Differences between groups of varying experience remained highly significant even when each test domain was examined in isolation (p<0.005) except for domain 1 where there was no significant difference between adjacent groups (ie novice vs intermediate, intermediate vs advanced) (p=0.07–0.5).
Results from mannequin testing showed robust reproducibility. For intertester data, the ICC between the expert examiners was 0.98/0.95 (Seldinger/blunt dissection), while that between the expert examiners and the advanced trainee was 0.96/0.95 (Seldinger/blunt dissection technique). For test-retest data, the ICC was 0.92/0.91 (Seldinger/blunt dissection).
This study has validated a new instrument to assess skill at insertion of a chest tube, using either blunt dissection or the Seldinger method. The test accurately stratifies participants according to skill level and is reliable, giving highly reproducible results on repeat testing, when marked by examiners of differing experience or when the procedure is performed on live patients or mannequins. The instrument could now be incorporated into chest tube insertion training programmes, providing a way to document the acquisition of skill, guide individualised teaching and assist in the assessment of the adequacy of clinician training.
Although there are numerous facets to what constitutes the validity of a new test, there is general consensus that for a new evaluative tool to be clinically valid, it must be reproducible and measure what it purports to measure, in this case, procedural competence.2 Although it is the repetitive practice of a technique that leads to competence, the number of procedures performed is not in itself a reliable indicator of competence. For this reason, a number of different aspects of validity were addressed in the design of the TUBE-iCOMPT. The assessment points in the instrument were constructed from international consensus of over 100 health professionals, including pulmonologists, intensive care specialists and cardiothoracic surgeons, on the essential steps of correct chest tube insertion.4 Weighting for the individual assessment points was assigned in line with British Thoracic Society Guidelines.5 A global rating scale was included to address the intangible components of procedural competence gained with time. Finally, there was a large separation between groups of varying experience (novice, intermediate, advanced), to maximise the (imperfect) delineation between levels of expected competence.
A major strength of the TUBE-iCOMPT is its flexibility. The five scoring domains, each comprised of a combination of check-list-style marking points and a global rating scale, allow the instrument to assess the generic skills required for the safe insertion of any needle or tube into the pleural space, while remaining flexible enough to assess either blunt dissection or the Seldinger method. It should be noted however, that procedural competence does not necessarily equate to overall clinical competence, which also requires other skills, such as clinical judgement, as to when and what pleural procedure should be performed.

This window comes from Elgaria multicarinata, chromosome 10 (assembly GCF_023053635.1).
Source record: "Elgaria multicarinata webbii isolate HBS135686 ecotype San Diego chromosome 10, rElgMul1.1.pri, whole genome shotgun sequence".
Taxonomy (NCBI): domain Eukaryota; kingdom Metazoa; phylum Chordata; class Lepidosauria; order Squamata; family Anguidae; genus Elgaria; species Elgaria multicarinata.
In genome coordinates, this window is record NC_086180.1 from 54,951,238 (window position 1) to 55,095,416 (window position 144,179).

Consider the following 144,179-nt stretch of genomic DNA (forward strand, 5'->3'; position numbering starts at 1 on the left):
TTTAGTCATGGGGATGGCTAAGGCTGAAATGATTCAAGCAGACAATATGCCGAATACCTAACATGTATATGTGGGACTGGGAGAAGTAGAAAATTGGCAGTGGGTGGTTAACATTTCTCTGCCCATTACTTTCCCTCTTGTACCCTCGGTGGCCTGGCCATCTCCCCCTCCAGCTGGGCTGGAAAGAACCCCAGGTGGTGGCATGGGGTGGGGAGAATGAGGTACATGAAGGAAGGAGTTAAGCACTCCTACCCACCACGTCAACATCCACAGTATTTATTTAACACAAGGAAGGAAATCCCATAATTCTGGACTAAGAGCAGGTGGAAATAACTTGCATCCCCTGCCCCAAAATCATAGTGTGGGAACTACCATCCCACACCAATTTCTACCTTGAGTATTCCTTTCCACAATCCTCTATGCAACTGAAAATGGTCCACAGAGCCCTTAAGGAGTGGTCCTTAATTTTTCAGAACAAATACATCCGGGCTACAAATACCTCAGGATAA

This study has not attempted to answer the question of what score is required to indicate a particular level of competence, such as when a trainee is ready to perform unsupervised procedures on a patient. To define this relationship, further study is required. However, the score obtained with the assessment tool should not be seen as an end unto itself, but rather as a useful addition to a comprehensive teaching programme, which helps the trainee recognise specific deficiencies in their technique while allowing the trainer to follow the student's acquisition of skills and appropriately tailor further instruction.2
One possible limitation to this study is that a large amount of the data was derived from applying the TUBE-iCOMPT to assess procedures performed on a mannequin. We believe this was justified to establish the reproducibility of the instrument, as repeated testing needed to be made during a procedure with standardised complexity (which is not the case with live patient procedures). Following establishment of the test's reproducibility using mannequins, the performance of the tool when used with live patients was assessed. Further, we feel that it is important the TUBE-iCOMPT can discriminate between operators of different skill level and identify specific deficiencies in technique, regardless of whether the procedure is performed with mannequins or live patients, as initial training in simulated clinical environments is rapidly becoming the standard for procedural training.
In conclusion, this TUBE-iCOMPT constitutes a useful contribution to the growing number of instruments available to assess the procedural skill of pulmonologists. This study has validated the TUBE-iCOMPT, which could now be incorporated into chest tube insertion training programmes, providing a way to document the acquisition of skill, guide individualised teaching and assist in the assessment of the adequacy of clinician training.
The primary author acknowledges support from The University of Queensland and The Royal Brisbane and Women's Hospital Foundation. The E-learning course on chest drain insertion is freely available worldwide.4
This web only file has been produced by the BMJ Publishing Group from an electronic file supplied by the author(s) and has not been edited for content.
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Contributors MRS 60%: Wrote the assessment instrument, designed the study, recruited and (Guarantor) tested the participants, analysed the data and wrote the manuscript. FB 10%: Expert assessment of participants. AJR 5%: Advanced registrar assessment of participants. HEW 5%: Assisted in writing of the assessment instrument and manuscript. DIKF 20%: Assisted in writing of the assessment instrument and study formulation, expert assessment of participants, assisted with the manuscript preparation.
Competing interests None.
Patient consent Obtained.
Ethics approval The Royal Brisbane and Women's Hospital Human Research Ethics Committee.
Provenance and peer review Not commissioned; externally peer reviewed.